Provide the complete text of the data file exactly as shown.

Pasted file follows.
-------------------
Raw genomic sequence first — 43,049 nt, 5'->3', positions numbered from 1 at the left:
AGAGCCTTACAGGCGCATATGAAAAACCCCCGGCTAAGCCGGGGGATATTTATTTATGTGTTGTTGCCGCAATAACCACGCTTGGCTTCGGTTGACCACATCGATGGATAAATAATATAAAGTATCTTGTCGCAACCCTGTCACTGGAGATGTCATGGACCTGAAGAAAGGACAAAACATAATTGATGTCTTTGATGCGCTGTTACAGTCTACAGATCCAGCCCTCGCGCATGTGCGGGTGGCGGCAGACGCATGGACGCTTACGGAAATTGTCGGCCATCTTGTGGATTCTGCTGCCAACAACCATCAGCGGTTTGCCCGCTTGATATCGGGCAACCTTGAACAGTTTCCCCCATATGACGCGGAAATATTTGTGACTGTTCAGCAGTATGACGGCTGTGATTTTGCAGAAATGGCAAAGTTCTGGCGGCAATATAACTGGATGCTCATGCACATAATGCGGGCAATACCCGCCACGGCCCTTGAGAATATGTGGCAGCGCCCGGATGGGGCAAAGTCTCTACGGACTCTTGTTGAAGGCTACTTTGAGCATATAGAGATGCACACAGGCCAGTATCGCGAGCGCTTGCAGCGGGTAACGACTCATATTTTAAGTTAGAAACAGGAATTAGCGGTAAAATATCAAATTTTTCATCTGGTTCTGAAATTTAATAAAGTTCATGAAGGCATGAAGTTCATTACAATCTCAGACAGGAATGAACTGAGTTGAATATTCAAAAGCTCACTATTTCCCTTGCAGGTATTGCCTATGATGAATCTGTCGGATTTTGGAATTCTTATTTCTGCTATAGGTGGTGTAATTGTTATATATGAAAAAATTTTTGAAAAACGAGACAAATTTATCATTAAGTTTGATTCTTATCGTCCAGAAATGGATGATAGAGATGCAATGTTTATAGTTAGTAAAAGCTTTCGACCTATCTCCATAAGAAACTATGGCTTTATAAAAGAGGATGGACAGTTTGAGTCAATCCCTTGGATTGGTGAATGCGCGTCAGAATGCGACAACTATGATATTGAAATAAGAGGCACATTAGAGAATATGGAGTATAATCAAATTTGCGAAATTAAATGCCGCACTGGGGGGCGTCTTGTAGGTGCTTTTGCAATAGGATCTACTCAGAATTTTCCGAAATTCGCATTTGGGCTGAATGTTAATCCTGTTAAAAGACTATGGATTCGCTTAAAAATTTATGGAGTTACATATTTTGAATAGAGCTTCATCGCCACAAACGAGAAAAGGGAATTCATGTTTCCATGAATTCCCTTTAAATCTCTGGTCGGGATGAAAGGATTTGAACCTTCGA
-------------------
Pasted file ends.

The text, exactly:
Raw genomic sequence first — 43,049 nt, 5'->3', positions numbered from 1 at the left:
AGAGCCTTACAGGCGCATATGAAAAACCCCCGGCTAAGCCGGGGGATATTTATTTATGTGTTGTTGCCGCAATAACCACGCTTGGCTTCGGTTGACCACATCGATGGATAAATAATATAAAGTATCTTGTCGCAACCCTGTCACTGGAGATGTCATGGACCTGAAGAAAGGACAAAACATAATTGATGTCTTTGATGCGCTGTTACAGTCTACAGATCCAGCCCTCGCGCATGTGCGGGTGGCGGCAGACGCATGGACGCTTACGGAAATTGTCGGCCATCTTGTGGATTCTGCTGCCAACAACCATCAGCGGTTTGCCCGCTTGATATCGGGCAACCTTGAACAGTTTCCCCCATATGACGCGGAAATATTTGTGACTGTTCAGCAGTATGACGGCTGTGATTTTGCAGAAATGGCAAAGTTCTGGCGGCAATATAACTGGATGCTCATGCACATAATGCGGGCAATACCCGCCACGGCCCTTGAGAATATGTGGCAGCGCCCGGATGGGGCAAAGTCTCTACGGACTCTTGTTGAAGGCTACTTTGAGCATATAGAGATGCACACAGGCCAGTATCGCGAGCGCTTGCAGCGGGTAACGACTCATATTTTAAGTTAGAAACAGGAATTAGCGGTAAAATATCAAATTTTTCATCTGGTTCTGAAATTTAATAAAGTTCATGAAGGCATGAAGTTCATTACAATCTCAGACAGGAATGAACTGAGTTGAATATTCAAAAGCTCACTATTTCCCTTGCAGGTATTGCCTATGATGAATCTGTCGGATTTTGGAATTCTTATTTCTGCTATAGGTGGTGTAATTGTTATATATGAAAAAATTTTTGAAAAACGAGACAAATTTATCATTAAGTTTGATTCTTATCGTCCAGAAATGGATGATAGAGATGCAATGTTTATAGTTAGTAAAAGCTTTCGACCTATCTCCATAAGAAACTATGGCTTTATAAAAGAGGATGGACAGTTTGAGTCAATCCCTTGGATTGGTGAATGCGCGTCAGAATGCGACAACTATGATATTGAAATAAGAGGCACATTAGAGAATATGGAGTATAATCAAATTTGCGAAATTAAATGCCGCACTGGGGGGCGTCTTGTAGGTGCTTTTGCAATAGGATCTACTCAGAATTTTCCGAAATTCGCATTTGGGCTGAATGTTAATCCTGTTAAAAGACTATGGATTCGCTTAAAAATTTATGGAGTTACATATTTTGAATAGAGCTTCATCGCCACAAACGAGAAAAGGGAATTCATGTTTCCATGAATTCCCTTTAAATCTCTGGTCGGGATGAAAGGATTTGAACCTTCGA